Vick broke a new barrier when he was taken first overall in the 2001 NFL Draft and was a three-time Pro Bowler before his own actions took a major toll on his career.
Many of these players had skills that went far beyond just being pocket passers, and not many coaches and coordinators knew what to do with them. The prototypical NFL quarterback had long been tall, white and not much more mobile than a statue in your nearest park.
It has taken decades, but many have finally come to realize that the athleticism many Black quarterbacks possess is a plus and that a little bit of speed and the ability to run and throw are good things. Rules around protecting quarterbacks at all costs have helped, too, though it's debatable whether that protection applies to quarterbacks of a certain complexion (Cam Newton says hello!).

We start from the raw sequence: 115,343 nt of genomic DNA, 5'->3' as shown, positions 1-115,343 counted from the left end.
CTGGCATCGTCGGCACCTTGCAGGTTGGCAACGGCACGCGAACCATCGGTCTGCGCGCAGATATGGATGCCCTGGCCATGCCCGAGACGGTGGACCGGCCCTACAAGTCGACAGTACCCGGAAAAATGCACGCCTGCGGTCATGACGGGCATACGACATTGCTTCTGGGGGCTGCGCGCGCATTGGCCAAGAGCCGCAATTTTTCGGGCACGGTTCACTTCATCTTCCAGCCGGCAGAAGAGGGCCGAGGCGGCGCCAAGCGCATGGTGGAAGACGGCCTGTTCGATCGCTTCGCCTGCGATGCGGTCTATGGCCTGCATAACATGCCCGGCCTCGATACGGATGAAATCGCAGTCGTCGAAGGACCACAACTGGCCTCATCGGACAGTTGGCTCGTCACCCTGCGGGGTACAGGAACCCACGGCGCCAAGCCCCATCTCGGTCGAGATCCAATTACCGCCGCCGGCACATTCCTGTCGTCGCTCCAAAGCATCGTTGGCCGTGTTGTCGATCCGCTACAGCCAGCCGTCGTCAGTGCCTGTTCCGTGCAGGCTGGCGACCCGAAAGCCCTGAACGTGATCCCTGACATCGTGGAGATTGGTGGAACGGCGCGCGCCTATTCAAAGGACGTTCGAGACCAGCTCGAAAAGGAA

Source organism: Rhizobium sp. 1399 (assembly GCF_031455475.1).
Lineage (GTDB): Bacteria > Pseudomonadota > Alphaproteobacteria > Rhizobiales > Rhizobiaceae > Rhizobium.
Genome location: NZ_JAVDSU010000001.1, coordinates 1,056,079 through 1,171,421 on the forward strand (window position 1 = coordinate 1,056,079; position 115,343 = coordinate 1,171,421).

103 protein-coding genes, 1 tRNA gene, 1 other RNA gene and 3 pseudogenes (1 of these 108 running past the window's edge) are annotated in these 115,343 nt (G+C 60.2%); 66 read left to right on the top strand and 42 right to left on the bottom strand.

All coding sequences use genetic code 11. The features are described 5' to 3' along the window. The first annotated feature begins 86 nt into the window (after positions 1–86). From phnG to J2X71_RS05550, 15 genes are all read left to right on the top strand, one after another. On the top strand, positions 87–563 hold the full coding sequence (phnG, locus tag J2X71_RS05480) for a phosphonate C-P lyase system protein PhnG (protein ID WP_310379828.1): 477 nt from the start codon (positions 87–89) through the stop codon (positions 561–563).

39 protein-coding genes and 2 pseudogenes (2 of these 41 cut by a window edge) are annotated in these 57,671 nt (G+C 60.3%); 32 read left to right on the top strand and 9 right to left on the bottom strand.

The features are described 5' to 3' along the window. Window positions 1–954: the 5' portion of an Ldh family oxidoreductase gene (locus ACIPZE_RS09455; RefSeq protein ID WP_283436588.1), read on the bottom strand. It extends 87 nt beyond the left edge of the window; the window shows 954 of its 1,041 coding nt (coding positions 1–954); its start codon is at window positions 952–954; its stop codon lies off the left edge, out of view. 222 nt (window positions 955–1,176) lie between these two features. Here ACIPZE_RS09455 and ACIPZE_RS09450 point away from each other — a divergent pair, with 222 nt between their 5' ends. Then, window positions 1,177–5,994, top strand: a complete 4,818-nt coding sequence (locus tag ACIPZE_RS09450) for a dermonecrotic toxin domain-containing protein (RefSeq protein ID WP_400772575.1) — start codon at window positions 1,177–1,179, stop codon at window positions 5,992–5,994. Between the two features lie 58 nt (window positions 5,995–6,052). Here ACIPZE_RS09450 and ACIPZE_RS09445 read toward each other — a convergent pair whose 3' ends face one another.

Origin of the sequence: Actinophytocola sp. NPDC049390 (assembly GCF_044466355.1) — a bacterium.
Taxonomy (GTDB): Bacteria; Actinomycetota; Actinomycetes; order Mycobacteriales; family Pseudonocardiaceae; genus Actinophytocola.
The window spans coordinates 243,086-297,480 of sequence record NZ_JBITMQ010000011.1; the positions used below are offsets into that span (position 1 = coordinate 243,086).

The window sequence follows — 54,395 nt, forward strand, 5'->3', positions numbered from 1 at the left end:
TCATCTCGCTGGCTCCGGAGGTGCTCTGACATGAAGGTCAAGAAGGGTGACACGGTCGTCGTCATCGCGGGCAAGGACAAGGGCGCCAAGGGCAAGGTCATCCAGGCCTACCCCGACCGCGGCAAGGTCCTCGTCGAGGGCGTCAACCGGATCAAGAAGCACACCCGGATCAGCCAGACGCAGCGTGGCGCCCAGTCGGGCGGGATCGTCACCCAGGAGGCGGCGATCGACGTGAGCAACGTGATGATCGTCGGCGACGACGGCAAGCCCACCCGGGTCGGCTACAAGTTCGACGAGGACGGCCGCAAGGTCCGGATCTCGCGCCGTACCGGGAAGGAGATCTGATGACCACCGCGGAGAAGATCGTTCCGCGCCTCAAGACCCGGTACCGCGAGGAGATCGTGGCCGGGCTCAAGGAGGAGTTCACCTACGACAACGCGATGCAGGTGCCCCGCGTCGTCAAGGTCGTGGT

On the first day of the 2020 season, 10 teams had Black quarterbacks as their starters, the most ever in the NFL.
That does't mean Mahomes and Hurts arrived to this point without their share of detractors. While Mahomes' abilities are now so undeniable that some are already anointing him the game's new GOAT, he wasn't seen as such in the 2017 draft, when Mitchell Trubisky was chosen second overall to Mahomes' 10th.
Hurts has been doubted not just from Day 1. When he was a second-round draft pick in 2020, there were questions as to why he was even chosen when Philadelphia had Carson Wentz on the roster. Even at the start of this season, not all outside observers were convinced he should be the team's starter.
The NFL owner class is still seemingly steadfastly refusing to see Black men as head-coaching material, but at least it has come around on Black quarterbacks.
Progress doesn't always come easily or quickly in this league.